Goal:Send email from linux command line using sendmail with a monospaced font

Difficulty: Easy

Prerequisites: Sendmail Installed, Access to a Linux Console

There are many times when formatting an email is not only a nice to have, but necessary to make it useful to the recipient. In this tutorial I will cover how to send an email from linux, using the sendmail program, with fixed font, also known as monospaced font.

This example contains the following files:

mailheader.txt - A text file that contains our static header data, things like the html starting tags, content type, etc

mailbody.txt - A text fiel that contains the body / text of the email we want to send in fixed font / monospace font

mailfooter.txt - A text file that contains our static footer data, basically just there to close out tags for our mailheader.txt, most likely with simple examples this won't be required but since i'm slightly anal about closing my html tags I'll leave it in here even though most things will render the email fine without them.

mailsender.sh - The shell script that runs our sendmail command and ties all of our formatting files together with our content file

mailheader.txt

MIME-Version: 1.0
Content-Type: text/html
Content-Disposition: inline
<html>
<body>
<pre style="font: monospace">

So breaking down mailheader.txt. We are setting the MIME version so that we can set a content type of html and content disposition of inline. Basically what this means is that from here on, the email will be an HTML formatted email, and the content should be inline in the email, as opposed to an attached html file. We then use the

<pre> tag to indicate that the content after this should use html's pre-formatting option which basically makes it so that we can include a simple blurb of text after it and we don't have to worry about our line endings or extra whitespace that html would typically ignore. The other thing we'll note is that we are setting an HTML font styling of monospaced. Now, there are a large number of fonts to choose from but in this example we are going for our typewriter style font so I chose monospace, you could just as easily have made this times new roman or your favorite web font.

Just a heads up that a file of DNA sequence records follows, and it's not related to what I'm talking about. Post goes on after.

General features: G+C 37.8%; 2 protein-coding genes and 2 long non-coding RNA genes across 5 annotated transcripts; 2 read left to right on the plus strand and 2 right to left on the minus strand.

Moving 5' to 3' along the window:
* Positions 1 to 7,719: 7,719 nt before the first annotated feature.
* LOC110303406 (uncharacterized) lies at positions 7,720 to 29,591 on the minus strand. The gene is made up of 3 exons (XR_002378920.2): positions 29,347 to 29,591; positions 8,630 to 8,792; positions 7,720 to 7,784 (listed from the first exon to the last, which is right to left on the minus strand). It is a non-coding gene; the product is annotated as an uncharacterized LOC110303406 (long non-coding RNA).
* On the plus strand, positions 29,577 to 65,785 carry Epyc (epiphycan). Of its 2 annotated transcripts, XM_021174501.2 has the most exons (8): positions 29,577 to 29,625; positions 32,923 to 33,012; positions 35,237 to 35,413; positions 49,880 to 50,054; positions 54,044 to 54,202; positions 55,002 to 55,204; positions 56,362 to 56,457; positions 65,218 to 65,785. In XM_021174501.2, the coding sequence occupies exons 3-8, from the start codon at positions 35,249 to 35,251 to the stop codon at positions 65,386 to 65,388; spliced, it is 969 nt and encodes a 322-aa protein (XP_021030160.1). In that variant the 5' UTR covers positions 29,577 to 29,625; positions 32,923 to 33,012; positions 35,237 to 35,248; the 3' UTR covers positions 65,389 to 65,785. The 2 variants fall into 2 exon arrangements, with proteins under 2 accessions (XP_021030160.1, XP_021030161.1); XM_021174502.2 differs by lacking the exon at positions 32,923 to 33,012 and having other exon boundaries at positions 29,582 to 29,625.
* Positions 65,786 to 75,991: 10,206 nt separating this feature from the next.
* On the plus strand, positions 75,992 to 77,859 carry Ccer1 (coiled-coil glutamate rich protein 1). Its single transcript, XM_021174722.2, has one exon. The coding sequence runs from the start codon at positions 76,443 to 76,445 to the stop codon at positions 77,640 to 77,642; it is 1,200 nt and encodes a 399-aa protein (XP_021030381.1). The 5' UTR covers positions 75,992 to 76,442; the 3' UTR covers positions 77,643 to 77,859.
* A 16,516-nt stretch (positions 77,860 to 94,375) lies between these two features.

mailbody.txt

Fruit     Number    Color     
------------------------------
Apple     100       Green     
Apple     2000      Red       
Orange    50        Orange

This is our text file that we want to include in a fixed/monospaced font in our email. Typically in my mind this means a fixed font table of some sort but there it certainly works for anything you might want.

mailfooter.txt

</pre>
</body>
</html>

And as I said in the file descriptions above, mailfooter.txt isn't the most difficult of files to read. It's just here to close our html tags out from the mailheader.txt file. Additionally, if you were using a multi-boundary email to say include some attachments, you could close off your html section here and start the necessary headers for your attachment.... But I digress.

mailsender.sh

#!/bin/bash
(
        echo "From: John Doe <john.doe@example.com>";
        echo "To: jane.doe@example.com";
        echo "Subject: My Awesome Typewriter Email";
        cat mailheader.txt mailbody.txt mailfooter.txt
) | /usr/sbin/sendmail -t

And now the script that ties them all together. In this file we set the from address, to address, subject, and we tie all of our text files together into one big happy family.

Comments

Leave a Reply



(Your email will not be publicly displayed.)



Search